Question: After being treated at a local hospital for five days due to a stroke, my husband was discharged to a nursing facility for rehabilitation. His doctor told me he would need at least four weeks of rehabilitation. It was my understanding that Medicare would pay for the first 20 days and, if necessary, part of the next 80 days; however, the nursing home told me after ten days that Medicare would not pay and my husband would either become a private pay patient or be discharged. We are not wealthy people, and I certainly can’t afford to pay $120 per day for his room. Is there anything I can do?
Answer: The nursing home has notified you that it has made an initial determination that your husband’s care will not be paid by Medicare. If you dispute the nursing home’s reason for assuming that Medicare will not pay, contact the facility administrator to find out why. If you believe the facility is wrong, you have the right to request that the facility submit a “demand bill” to Medicare. While waiting for Medicare’s response, the facility can not force you to pay the amount set forth in the demand bill; however, be advised that if Medicare determines that your husband’s condition does not meet Medicare guidelines, he will owe what is due.
We urge you to contact a geriatric care manager to assess your husband’s condition to determine if continues to need skilled care and, if now, whether he meets the level of intermediate care. If so, you should contact an elder law attorney to determine if your husband will qualify for Medicaid. If so, and you file a Medicaid application, the nursing facility cannot discharge him.
Question: My husband has been in a nursing facility for nearly two months, all of which has been paid for by Medicare and our Medicare Supplement policy. At the last care plan meeting, I was told that even though he would not be able to come home, Medicare would stop paying for his care at the end of the month, and that I would have to make other arrangements. We own our home and have only $60,000 in savings. His total monthly income from Social Security and his pension is $1,600 and my Social Security is only $400 per month. How can I afford to pay for his care privately?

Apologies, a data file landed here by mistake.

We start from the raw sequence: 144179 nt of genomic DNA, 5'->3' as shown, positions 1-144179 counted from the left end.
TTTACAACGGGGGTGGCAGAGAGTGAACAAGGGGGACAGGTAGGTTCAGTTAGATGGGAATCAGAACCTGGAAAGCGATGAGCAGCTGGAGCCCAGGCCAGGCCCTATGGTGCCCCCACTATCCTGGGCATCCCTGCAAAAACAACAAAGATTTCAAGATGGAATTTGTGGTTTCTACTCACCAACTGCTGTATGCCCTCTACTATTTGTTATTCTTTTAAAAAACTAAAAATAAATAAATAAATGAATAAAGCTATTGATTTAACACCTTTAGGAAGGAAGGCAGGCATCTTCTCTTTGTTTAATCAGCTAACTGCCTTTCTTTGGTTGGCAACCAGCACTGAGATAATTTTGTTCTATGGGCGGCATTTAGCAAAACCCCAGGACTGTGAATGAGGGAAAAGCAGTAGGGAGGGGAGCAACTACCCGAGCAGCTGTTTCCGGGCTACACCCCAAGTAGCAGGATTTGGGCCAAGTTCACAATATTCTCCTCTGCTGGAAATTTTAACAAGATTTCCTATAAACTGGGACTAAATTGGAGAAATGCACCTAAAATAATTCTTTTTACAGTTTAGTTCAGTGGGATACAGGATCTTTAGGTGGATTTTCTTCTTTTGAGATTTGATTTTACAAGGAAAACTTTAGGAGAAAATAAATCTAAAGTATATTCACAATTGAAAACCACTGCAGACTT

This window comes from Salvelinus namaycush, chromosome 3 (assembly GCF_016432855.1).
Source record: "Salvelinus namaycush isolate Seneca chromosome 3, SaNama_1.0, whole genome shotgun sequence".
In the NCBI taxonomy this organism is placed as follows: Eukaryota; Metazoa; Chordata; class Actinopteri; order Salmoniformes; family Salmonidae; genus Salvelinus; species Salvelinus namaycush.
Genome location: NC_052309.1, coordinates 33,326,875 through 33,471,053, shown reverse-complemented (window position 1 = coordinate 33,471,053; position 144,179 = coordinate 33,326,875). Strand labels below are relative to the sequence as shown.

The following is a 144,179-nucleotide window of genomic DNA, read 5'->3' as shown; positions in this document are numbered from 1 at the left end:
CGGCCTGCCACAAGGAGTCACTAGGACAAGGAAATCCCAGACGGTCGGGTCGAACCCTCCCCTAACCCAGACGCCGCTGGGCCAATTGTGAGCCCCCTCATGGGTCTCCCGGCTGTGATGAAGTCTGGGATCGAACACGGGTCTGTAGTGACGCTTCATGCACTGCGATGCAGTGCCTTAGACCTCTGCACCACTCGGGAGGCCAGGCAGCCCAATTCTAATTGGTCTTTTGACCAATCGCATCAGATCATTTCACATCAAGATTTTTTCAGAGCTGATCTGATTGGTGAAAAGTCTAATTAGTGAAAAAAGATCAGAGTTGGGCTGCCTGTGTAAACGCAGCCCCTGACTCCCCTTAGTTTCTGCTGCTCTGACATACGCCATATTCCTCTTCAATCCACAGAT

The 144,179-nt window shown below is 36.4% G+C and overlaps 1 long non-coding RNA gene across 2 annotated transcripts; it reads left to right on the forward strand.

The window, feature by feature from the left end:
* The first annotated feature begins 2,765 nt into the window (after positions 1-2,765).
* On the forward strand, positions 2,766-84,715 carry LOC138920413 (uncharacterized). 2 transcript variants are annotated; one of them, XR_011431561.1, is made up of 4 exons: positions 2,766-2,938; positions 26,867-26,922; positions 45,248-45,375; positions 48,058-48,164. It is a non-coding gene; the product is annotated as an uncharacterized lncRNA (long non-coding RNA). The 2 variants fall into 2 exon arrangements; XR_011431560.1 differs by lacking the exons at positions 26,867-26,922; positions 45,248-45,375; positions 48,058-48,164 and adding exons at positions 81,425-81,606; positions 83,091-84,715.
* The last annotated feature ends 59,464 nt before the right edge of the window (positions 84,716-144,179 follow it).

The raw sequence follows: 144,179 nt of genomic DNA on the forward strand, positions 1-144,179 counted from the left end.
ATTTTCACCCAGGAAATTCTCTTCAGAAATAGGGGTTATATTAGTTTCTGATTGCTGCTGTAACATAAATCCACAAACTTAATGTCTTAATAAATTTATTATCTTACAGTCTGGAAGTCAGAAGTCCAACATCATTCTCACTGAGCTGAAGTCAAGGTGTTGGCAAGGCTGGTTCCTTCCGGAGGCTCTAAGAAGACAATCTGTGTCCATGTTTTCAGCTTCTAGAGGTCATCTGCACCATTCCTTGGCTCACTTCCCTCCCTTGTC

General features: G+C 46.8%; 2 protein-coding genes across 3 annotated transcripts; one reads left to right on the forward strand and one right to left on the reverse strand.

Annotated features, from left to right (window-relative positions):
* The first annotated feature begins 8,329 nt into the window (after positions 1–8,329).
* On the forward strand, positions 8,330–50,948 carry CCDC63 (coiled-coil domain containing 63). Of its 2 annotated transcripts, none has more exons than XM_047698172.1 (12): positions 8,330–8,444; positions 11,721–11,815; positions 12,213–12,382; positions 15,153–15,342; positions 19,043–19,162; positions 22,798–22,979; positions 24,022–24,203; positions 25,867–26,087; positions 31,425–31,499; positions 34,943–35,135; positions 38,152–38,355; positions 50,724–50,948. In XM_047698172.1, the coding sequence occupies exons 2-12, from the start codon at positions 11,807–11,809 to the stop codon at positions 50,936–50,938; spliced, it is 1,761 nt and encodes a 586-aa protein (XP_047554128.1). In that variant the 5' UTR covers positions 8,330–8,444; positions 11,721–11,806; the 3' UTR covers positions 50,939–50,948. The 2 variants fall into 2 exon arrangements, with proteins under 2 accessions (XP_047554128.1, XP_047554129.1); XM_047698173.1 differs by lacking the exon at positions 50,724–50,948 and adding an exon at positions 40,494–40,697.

Answer: You can’t. That’s why you should consider Medicaid as a pay source. Federal Medicaid law provides special economic protections for spouses of nursing home residents (called the “community spouse”), and each state has established different levels of asset and income protection.
- Asset Protection: By federal law applicable in all 50 states, an institutionalized spouse seeking Medicaid benefits can retain $2,000 of “countable assets” and certain “non-countable” assets. As a community spouse, you can keep the amount of “countable” assets established by your state along with certain “non-countable” assets, such as your home. Assuming your husband qualifies medically, he should be for Medicaid once your countable assets have been reduced to level established in your state.
- Income Protection: By federal law, if your spouse becomes eligible for Medicaid, all of his income, less certain deductions, will be paid to the facility. These deductions include a monthly personal needs allowance, a deduction for non-covered medical costs (including medical insurance premiums), and, since he is married, a monthly allowance to you as the “community spouse.” Your income will not be used to support him in the nursing home. Your share of your husband’s income each month -- called the “minimum monthly needs allowance” -- varies in amount from state to state and will be determined by a formula based on your expenses.
Taking the NextStep: Contact an elder law attorney in your area to learn about your options before you spend all of your money and leave yourself destitute. At a minimum, check with state agency which handles qualification in your state to find out these amounts so you can begin the planning process. Visit the NAELA website to find an attorney HERE